But, that doesn't always have to be the case. Here are some tips on how to enjoy staying in the great outdoors without being a jerk to the earth:
|Photo by Thruhike98 on Flickr|
Plan your meals
Something about not having access to a grocery store makes people shop like they're preparing for the apocalypse. Planning your camping meals doesn't only cut down on food waste, it also saves you money. Think about it - if you're going for two nights, you're going to need two breakfasts, one (maybe two) lunches and two dinners. Plus some snacks. Not a cooler full of hot dogs, two dozen eggs, a 2 lb bag of apples and 5 varieties of chips. Things like pasta salad take about 20 minutes to make before you go, and are great to snack on over the weekend. If you're going with a group, try meal-sharing - it means everyone has to buy less food and you won't have to cook every meal. A blog I just discovered, Dirty Gourmet, has some great camping recipes.
Make your own ice
Paying for ice is like paying for bottled water - just not that smart. Bags of ice always drove me nuts - not only was I paying for frozen water, but we'd end up with about 5 of those plastic bags to throw out after each trip. My partner in crime suggested this idea and I thought it was genius: fill empty 2 litre bottles with water, freeze them and voila - instant ice blocks that you can re-use. And then when they melt, you've got 2 litre bottles of ice-cold water to drink!
Use a refillable water jug
See first sentence from the point above. Not only is it dumb to pay for water (especially when Vancouver has some of the best tap water ever), it's even dumber to create a pile of empty plastic bottles. Buy a big water jug - or even better, look for one on Craigslist - and fill it up before you go. So. Easy.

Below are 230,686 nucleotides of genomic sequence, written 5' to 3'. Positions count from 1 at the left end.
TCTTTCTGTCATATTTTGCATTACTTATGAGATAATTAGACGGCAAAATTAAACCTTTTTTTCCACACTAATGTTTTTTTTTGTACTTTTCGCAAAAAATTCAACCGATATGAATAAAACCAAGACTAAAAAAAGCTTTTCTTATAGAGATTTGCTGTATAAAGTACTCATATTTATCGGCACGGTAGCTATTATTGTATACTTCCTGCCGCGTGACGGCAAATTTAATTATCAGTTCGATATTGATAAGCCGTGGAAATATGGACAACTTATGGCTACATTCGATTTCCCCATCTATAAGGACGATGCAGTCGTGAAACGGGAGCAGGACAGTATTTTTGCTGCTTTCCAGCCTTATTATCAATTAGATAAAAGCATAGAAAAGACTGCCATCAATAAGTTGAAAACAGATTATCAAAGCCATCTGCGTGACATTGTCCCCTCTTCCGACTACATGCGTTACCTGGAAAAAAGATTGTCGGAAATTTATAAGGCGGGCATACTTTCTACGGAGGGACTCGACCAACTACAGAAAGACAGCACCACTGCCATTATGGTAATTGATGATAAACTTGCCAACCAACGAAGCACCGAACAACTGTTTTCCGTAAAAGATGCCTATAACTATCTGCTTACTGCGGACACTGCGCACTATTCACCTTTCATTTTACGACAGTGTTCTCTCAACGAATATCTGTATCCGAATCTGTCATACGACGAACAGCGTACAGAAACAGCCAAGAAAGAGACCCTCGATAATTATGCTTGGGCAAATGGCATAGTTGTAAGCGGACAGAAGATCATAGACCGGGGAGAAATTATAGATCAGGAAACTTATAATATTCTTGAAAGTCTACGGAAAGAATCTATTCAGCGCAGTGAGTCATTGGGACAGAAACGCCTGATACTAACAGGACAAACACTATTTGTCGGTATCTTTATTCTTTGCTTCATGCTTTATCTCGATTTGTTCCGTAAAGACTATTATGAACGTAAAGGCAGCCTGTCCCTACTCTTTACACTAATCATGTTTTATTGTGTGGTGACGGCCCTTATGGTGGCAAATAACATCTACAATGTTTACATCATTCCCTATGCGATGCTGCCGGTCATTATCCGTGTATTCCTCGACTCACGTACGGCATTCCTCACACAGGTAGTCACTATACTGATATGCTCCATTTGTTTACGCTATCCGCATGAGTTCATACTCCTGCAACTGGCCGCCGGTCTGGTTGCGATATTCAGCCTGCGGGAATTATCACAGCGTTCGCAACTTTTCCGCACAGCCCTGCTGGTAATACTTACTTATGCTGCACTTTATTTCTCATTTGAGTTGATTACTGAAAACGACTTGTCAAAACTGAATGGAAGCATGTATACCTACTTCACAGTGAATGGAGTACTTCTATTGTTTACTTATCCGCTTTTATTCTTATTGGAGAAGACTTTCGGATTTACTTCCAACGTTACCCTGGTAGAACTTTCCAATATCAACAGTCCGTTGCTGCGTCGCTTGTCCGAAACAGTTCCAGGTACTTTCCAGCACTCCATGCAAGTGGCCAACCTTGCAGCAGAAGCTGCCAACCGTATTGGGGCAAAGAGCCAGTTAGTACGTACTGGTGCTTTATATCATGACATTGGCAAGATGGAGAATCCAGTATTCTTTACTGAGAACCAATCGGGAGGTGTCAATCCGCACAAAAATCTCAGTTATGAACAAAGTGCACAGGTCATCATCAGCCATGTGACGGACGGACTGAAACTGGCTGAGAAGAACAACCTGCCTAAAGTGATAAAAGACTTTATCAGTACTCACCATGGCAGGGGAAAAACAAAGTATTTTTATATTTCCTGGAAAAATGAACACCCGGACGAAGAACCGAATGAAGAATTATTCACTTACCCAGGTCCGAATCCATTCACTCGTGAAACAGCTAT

Buy reusable dishes and cutlery
I know this seems like a huge pain, but it's really not. True, you can just throw paper plates on the fire so it's not really garbage... but do you really need to use all that paper for every meal? You can get sturdy plastic dishes at any dollar store. All you need is a dishcloth and some soap. And a coin to flip for dish duty. Which brings me to my next point...
Use biodegradable soap
There's this handy little product called Coghlans Camp Soap. It's biodegradable, comes in a tiny bottle - and check the price. Genius. You can get it at Army and Navy or anywhere else that sells camping equipment.
Plant trees while you drink
You knew there was at least one more mention of beer coming. If you're anything like my friends and I, you like your camping trip with a side of beer. And by a side, I mean a lot. As much as I'd like to lug dozens of bottles of my usual craft choices into the woods, the wallet and transportation logistics don't really allow for it. This is where the flat of beer comes in. Instead of going for PBR *shudder* or some other swill, go for Cariboo. For the price, it's pretty tasty. And for every case sold, they plant a tree in BC. Not a bad excuse to buy beer in bulk.
Pack out your empties
The inevitable side effect of all those lake-side libations is a big ol' bag of empties. If you're at a provincial or private site, there may be a recycling bin. But if you're at a rec site or off in the woods, the rule of "pack it in, pack it out" applies. There is no little old man with a cane and a cart full of bottles coming by to pick up your party remnants. Take them with you! And no, leaving them by the garbage can doesn't count.
If you keep a couple of these in mind on your next camping trip, you'll be able to enjoy your excursion to the woods guilt-free. Well, other than the regrettable things you might do after drinking a flat of beer. Those I can't help you with. Enjoy!